Twenty-four years ago I walked into the Prince George Coliseum in Northern B.C. to take in one of the few shows being hosted in the venue that year. Prince George is a very “out of the way” city of about 77,000. Not exactly at the top of any band’s list of places to tour, we found ourselves with only a handful of Canadian acts who would venture to the deepest, darkest, coldest reaches of Canada.
In 1986, Helix was one of those bands. In support of their latest album “Long Way to Heaven”, they blew the doors off the coliseum with an explosive, high energy show fired up with another of my favourite bits of Canadiana at the time, Headpins, featuring the kick ass vocals and distinctive axemanship of none other than the late Brian “Too Loud” McLeod.
Last summer I checked out the Headpins for the first time since that 86’ show and afterwards mentioned to both original members Darby Mills and Ab Bryant, bassist, that it was the first time seeing them since that show. Now I don’t EVER expect a band who’s been around the block that long, to ever remember any single show but BOTH of them remembered the show saying the exact same words. “Man, it was COLD that night.”
And it was. With the temperature hovering around the -40 Celsius mark, nevermind the wind chill factor which took it down a couple dozen more notches, they were blown away at how many kids stood out in that weather in nothing but jean jackets and leather waiting patiently to rock out with a couple good bands. Still, it surprised me when I mentioned the gig to Helix frontman Brian Volmer, and the exact words out of his mouth were “Man, it was COLD that night”.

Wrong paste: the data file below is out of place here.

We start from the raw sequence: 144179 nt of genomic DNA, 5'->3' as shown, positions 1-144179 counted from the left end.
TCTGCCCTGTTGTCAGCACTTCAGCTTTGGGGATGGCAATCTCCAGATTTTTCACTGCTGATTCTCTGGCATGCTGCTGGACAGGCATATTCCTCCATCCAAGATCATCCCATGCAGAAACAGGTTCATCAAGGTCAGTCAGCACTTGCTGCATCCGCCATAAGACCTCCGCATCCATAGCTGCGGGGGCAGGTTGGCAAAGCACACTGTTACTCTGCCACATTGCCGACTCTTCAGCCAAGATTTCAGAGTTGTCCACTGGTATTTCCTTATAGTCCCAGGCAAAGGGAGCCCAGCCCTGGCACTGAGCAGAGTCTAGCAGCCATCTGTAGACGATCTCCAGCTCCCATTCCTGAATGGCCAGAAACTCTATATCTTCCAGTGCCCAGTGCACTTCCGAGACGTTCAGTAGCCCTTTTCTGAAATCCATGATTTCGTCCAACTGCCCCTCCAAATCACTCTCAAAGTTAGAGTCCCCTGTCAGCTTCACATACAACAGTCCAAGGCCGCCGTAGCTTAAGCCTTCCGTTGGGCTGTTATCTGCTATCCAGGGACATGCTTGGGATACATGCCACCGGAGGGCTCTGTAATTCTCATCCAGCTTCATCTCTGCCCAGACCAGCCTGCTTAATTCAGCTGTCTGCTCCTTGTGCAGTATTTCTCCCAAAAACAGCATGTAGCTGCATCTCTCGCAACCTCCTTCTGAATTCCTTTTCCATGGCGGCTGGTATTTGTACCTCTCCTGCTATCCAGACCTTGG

Around this time, 1985, I was very much into HEAVY METAL. Sure I had respect for the likes of Helix and Rush, but my true loves were Metallica, Anthrax, and Megadeth… still, I could get excited by any good rock show and the lineup of Headpins opening for Helix at the time, really put a smile on my face.
Twenty-four years later, I walk into Rock n Roll Heaven, ready to catch Helix’s original line-up that graced that Prince George stage. Original lineup that is except one. Still rockin out were guitarist Brent Doerner, bassist Daryl Gray, Greg “Fritz” Hinz on drums and newcomer Kaleb Duck aka the Duckman.
Right from the opening notes of “Wild in the Streets” to their giant hit “Rock You”, they did just that. ROCKED US. It’s great to see a band like this still doing their thing. Albeit on a much smaller scale. When I saw them in Prince George they had a big stage setup reminiscent of the old arena rock days with the drum risers and ramps to run all over.
But that was the norm back then and still is for some of those bands. Open for the likes of Kiss, Quiet Riot, Whitesnake, Motorhead and Bon Jovi, Helix learned how to put on a great show and invested in themselves to be able to do so on a visual level that superseded a lot of bands in those days.
With the emergence of the Trailer Park Boys, Helix found a new surge in popularity with Ricky ranting about how great their shows were. I don’t know if Rob Wells was serious about it, but when I first heard him comment on Helix I thought, “He’s right. They were a great band!” Obviously some respect was shown when Helix was invited to play the opening night party of the latest Trailer Park Boys movie, “Countdown to Liquor Day”.
With the original lineup back and the inclusion of a new kick ass guitarist “the Duckman”, Helix is set to tear up stages wherever they can. If you remember the good old tunes like “Heavy Metal Love”, “Deep Cuts the Knife”, “Gimme Good Lovin” and Ricky’s fave “Rock You”, then get your ass out to the next Helix show and relive some of the coolest 80’s music Canada had to offer. Cuz right next to the Trailer Park Boys, Helix is about as Canadian as you can get.